Of course, there may be little doubt that, at least until the late 1990s, Saddam’s Islamization project was a highly cynical political maneuver. In 1986, he admitted that to win popularity there was a need to jump on an already moving bandwagon of growing religiosity in Iraq. And yet, between the early 1990s and 2003 his public policy was that of a self-styled Islamist. By linking Islam with barbarity, by imposing extensive Islamic education (with a Sunni tilt), which was without precedent in Iraq, and by de-facto eliminating his party’s secular foundations, he set Sunni Iraqis up to be susceptible to al Qaeda after the 2003 U.S. invasion and, eventually, ISIS.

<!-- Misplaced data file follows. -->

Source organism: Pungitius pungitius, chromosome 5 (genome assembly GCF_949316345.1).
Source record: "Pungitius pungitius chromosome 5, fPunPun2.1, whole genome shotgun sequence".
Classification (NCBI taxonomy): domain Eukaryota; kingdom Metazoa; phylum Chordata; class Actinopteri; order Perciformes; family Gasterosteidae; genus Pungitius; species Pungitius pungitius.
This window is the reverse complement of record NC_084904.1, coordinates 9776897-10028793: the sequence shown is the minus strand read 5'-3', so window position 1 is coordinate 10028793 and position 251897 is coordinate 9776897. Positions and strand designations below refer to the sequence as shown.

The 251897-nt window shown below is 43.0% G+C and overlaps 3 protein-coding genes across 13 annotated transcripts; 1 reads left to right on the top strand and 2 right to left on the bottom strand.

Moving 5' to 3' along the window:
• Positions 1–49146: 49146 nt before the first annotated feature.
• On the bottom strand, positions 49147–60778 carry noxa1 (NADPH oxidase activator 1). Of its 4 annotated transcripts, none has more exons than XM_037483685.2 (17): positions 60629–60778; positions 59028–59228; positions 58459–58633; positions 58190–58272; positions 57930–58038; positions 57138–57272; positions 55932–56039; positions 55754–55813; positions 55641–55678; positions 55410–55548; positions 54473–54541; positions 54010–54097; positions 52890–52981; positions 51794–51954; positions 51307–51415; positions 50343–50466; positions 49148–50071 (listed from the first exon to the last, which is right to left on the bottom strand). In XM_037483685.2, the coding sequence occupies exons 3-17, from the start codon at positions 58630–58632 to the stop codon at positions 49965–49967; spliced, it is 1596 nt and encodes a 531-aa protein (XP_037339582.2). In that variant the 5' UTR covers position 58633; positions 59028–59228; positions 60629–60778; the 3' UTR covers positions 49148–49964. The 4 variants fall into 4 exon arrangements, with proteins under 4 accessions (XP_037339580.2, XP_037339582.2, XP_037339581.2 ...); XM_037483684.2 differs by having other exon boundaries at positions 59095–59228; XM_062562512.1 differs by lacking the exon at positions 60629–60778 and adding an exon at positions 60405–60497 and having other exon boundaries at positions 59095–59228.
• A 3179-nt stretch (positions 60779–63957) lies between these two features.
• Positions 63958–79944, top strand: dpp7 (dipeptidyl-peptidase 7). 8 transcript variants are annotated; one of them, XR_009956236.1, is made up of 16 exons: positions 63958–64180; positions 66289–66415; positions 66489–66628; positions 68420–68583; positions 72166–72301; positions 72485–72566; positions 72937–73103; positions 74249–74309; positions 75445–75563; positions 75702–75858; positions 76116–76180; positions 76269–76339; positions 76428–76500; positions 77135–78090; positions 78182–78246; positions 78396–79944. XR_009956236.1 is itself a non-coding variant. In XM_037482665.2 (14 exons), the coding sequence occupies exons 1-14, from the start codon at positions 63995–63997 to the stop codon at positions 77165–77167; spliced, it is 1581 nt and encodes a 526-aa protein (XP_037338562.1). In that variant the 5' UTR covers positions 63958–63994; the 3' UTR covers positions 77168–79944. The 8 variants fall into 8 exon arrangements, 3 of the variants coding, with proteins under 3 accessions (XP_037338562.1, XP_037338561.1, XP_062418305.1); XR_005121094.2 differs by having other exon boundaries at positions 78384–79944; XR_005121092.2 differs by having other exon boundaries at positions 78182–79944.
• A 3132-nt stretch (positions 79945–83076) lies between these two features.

To be sure, Saddam is responsible for ISIS, but he does not bear sole responsibility: Iran’s Ayatollah Ruhollah Khomeini turned a political conflict into a religious one. Inadvertently, mistakes made by the U.S. occupation and the way the United States eventually withdrew from Iraq were key causes too. Syrian President Bashar al-Assad supported al Qaeda in Iraq, the early version of ISIS, and Sunni and Shiite segments of Iraqi society turned a crisis into a tragic, devastating civil war. Yet Saddam’s “contribution” to ISIS was very real. A wider perspective on his regime and his efforts to shape Iraqi society would have clearly revealed this.